Why put a human at risk when a drone can do the job?
Drone adoption is soaring, and it’s no wonder. Drones can do in hours or minutes what humans might need days to accomplish. But beyond productivity, drones are also increasing safety on worksites by eliminating the need to put workers at risk. Here are three common hazards that drones are helping to mitigate.
Stockpiles can get beyond big — as big as a high-rise. Their irregular shape makes accurately measuring their volume difficult. Traditionally, measuring stockpiles has meant sending a worker to the pile to eyeball it, perhaps with a yardstick in hand, or to count bucket loads. Workers have been known to climb stockpiles. One United Rentals customer began contracting with United Rentals for drone volumetric analysis after a worker died in a stockpile collapse.
Drones can provide highly accurate volumetric measurements, eliminating the need for human involvement and minimizing risk.
Drones can go places that pose a significant fall risk for humans. Take roofs, for example. According to the Bureau of Labor Statistics, roofers have the fourth-highest fatal work injury rate of all civilian occupations. Falls from roofs account for one-third of all fall-related fatalities in construction. Drone rooftop inspections can eliminate the need for a human on a roof. Companies such as United Rentals can perform, in about 30 minutes or less, a rooftop inspection that once took multiple workers multiple days.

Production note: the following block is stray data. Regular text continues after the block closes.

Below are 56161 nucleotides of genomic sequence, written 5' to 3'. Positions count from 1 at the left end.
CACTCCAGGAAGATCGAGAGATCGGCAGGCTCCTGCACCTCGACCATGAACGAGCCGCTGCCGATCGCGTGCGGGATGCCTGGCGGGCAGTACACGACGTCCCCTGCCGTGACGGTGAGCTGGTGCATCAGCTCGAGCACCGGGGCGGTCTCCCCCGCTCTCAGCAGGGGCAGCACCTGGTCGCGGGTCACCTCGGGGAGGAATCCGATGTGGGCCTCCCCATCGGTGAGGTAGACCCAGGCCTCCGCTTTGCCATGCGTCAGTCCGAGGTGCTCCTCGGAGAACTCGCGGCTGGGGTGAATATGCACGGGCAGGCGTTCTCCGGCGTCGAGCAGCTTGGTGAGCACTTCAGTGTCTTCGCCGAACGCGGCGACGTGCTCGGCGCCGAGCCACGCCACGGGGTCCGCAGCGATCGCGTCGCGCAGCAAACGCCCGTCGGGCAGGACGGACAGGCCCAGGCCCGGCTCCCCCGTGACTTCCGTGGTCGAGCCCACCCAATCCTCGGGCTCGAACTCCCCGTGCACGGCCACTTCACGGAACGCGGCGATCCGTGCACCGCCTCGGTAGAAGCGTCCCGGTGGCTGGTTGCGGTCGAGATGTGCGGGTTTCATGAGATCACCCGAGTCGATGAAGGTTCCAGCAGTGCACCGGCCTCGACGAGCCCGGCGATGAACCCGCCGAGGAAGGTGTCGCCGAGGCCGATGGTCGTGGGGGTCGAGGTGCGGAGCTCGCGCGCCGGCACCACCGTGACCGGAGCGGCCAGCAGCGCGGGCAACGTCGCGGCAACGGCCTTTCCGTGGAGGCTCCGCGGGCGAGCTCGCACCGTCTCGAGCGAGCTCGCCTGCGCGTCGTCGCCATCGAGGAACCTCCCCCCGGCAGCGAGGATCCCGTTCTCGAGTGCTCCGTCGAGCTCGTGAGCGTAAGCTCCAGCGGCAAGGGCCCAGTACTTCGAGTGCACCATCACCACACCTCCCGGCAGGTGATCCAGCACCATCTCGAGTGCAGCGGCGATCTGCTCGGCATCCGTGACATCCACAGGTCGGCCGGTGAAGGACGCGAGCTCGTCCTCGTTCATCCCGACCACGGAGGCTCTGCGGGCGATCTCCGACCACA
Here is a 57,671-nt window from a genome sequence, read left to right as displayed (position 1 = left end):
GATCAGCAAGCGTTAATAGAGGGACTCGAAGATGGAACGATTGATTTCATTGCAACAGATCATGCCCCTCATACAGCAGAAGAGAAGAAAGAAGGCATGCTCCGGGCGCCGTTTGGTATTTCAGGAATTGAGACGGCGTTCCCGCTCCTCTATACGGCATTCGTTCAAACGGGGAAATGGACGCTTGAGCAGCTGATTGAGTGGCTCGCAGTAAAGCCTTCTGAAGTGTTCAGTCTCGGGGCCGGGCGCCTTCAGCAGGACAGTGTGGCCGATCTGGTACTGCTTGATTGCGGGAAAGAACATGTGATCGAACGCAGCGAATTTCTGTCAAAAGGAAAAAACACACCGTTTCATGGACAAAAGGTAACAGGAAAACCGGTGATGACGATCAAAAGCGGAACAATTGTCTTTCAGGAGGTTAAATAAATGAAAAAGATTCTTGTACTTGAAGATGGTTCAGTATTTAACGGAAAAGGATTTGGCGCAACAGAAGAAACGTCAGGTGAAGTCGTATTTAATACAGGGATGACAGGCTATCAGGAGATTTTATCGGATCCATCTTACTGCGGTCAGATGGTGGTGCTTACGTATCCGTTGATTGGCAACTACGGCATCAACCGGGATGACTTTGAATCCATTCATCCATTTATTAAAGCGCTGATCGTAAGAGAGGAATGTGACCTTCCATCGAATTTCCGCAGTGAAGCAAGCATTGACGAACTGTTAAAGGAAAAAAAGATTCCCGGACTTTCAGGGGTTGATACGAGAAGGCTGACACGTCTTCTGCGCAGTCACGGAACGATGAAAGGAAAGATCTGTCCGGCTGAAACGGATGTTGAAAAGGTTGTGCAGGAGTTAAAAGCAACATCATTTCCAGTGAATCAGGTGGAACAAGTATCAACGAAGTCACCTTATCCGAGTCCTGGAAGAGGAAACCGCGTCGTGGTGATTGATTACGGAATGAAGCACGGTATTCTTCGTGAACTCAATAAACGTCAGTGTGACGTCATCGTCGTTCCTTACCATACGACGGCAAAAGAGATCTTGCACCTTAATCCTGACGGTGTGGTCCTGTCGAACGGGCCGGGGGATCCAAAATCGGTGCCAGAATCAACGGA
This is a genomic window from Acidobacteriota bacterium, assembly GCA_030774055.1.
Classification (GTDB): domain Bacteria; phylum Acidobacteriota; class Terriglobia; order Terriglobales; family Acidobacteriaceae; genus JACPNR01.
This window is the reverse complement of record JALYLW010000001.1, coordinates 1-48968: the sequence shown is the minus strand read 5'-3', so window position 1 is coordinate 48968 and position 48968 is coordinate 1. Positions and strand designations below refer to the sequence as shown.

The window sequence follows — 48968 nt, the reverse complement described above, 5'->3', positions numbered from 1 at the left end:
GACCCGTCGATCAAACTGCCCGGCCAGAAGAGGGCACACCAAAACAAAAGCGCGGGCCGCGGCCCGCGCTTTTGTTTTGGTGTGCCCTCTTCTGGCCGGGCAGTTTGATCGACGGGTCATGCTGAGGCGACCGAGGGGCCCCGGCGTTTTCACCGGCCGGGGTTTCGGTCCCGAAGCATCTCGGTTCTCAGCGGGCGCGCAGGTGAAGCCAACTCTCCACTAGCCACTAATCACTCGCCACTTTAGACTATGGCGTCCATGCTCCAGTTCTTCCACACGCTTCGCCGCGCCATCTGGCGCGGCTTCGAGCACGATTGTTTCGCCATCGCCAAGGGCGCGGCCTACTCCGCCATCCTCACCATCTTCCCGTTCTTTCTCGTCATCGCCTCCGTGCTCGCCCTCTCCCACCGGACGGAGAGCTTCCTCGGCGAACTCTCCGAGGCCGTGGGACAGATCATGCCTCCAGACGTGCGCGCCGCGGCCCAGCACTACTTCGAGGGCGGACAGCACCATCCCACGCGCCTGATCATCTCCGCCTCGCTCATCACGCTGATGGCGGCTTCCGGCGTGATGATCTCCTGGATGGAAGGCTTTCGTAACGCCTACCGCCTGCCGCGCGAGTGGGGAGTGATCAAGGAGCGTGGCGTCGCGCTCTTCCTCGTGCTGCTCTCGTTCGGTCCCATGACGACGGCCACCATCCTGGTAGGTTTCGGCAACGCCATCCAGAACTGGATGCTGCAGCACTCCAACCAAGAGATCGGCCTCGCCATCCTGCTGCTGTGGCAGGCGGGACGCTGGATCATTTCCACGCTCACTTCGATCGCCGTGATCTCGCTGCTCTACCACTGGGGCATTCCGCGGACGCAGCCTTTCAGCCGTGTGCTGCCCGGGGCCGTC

Similarly, drone bridge inspections can keep inspectors off bridges. Inspecting bridges manually generally takes hours. It often involves being suspended from significant height, and may involve exposure to traffic. Drones can safely get up-close to bridge elements and take highly detailed still and thermal images, without the danger to humans or the expense of shutting down the bridge. The Minnesota DOT is experimenting with collision tolerant drones to inspect confined bridge spaces, such as between beams.
Confined space hazards
Working in confined spaces poses any number of hazards, from exposure to toxic chemicals and atmospheres to getting stuck. Yet in the construction, oil, gas and power industries, workers often need to enter confined spaces such as tanks, pipes, stacks and boilers for inspections and repairs.
Drones for confined space inspections are taking off. Special drones with features such as collision-tolerant caging, LED lighting and thermal-imaging cameras are making these formerly impossible drone inspections possible.
When United Rentals sends a drone into a boiler for an inspection, it eliminates the need to set up scaffolding and send a worker inside, which can save weeks of labor and dramatically reduce boiler downtime. Drones are also being used to monitor and inspect oil and gas pipelines, manholes, and other confined spaces.
Drones are one of myriad ways technology is making construction and industrial operations safer. As drone technology continues to advance, industry will likely find new ways to use UAVs for tasks that currently put humans in harm’s way.
Marianne Wait is an editor and writer who creates content for Fortune 500 brands.